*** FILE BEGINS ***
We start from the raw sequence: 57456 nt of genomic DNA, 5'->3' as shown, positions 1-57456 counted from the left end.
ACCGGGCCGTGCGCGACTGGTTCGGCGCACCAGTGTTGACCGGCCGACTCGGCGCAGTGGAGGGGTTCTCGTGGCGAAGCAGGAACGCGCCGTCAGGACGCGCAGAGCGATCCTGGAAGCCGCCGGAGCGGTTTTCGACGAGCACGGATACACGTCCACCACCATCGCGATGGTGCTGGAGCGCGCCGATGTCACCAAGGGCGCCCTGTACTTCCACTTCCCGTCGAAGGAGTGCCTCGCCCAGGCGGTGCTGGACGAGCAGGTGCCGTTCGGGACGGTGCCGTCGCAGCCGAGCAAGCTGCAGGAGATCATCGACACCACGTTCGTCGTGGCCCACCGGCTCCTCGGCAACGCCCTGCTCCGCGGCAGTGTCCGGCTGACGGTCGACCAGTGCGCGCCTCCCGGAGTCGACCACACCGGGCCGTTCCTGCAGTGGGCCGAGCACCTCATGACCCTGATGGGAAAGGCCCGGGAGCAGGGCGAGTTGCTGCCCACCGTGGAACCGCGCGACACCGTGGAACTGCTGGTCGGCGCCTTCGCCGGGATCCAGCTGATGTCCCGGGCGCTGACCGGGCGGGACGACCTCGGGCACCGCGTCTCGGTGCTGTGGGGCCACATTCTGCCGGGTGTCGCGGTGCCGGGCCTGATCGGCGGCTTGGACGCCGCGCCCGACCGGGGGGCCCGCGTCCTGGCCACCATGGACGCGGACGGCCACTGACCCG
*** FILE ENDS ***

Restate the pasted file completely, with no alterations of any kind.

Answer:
We start from the raw sequence: 57456 nt of genomic DNA, 5'->3' as shown, positions 1-57456 counted from the left end.
ACCGGGCCGTGCGCGACTGGTTCGGCGCACCAGTGTTGACCGGCCGACTCGGCGCAGTGGAGGGGTTCTCGTGGCGAAGCAGGAACGCGCCGTCAGGACGCGCAGAGCGATCCTGGAAGCCGCCGGAGCGGTTTTCGACGAGCACGGATACACGTCCACCACCATCGCGATGGTGCTGGAGCGCGCCGATGTCACCAAGGGCGCCCTGTACTTCCACTTCCCGTCGAAGGAGTGCCTCGCCCAGGCGGTGCTGGACGAGCAGGTGCCGTTCGGGACGGTGCCGTCGCAGCCGAGCAAGCTGCAGGAGATCATCGACACCACGTTCGTCGTGGCCCACCGGCTCCTCGGCAACGCCCTGCTCCGCGGCAGTGTCCGGCTGACGGTCGACCAGTGCGCGCCTCCCGGAGTCGACCACACCGGGCCGTTCCTGCAGTGGGCCGAGCACCTCATGACCCTGATGGGAAAGGCCCGGGAGCAGGGCGAGTTGCTGCCCACCGTGGAACCGCGCGACACCGTGGAACTGCTGGTCGGCGCCTTCGCCGGGATCCAGCTGATGTCCCGGGCGCTGACCGGGCGGGACGACCTCGGGCACCGCGTCTCGGTGCTGTGGGGCCACATTCTGCCGGGTGTCGCGGTGCCGGGCCTGATCGGCGGCTTGGACGCCGCGCCCGACCGGGGGGCCCGCGTCCTGGCCACCATGGACGCGGACGGCCACTGACCCG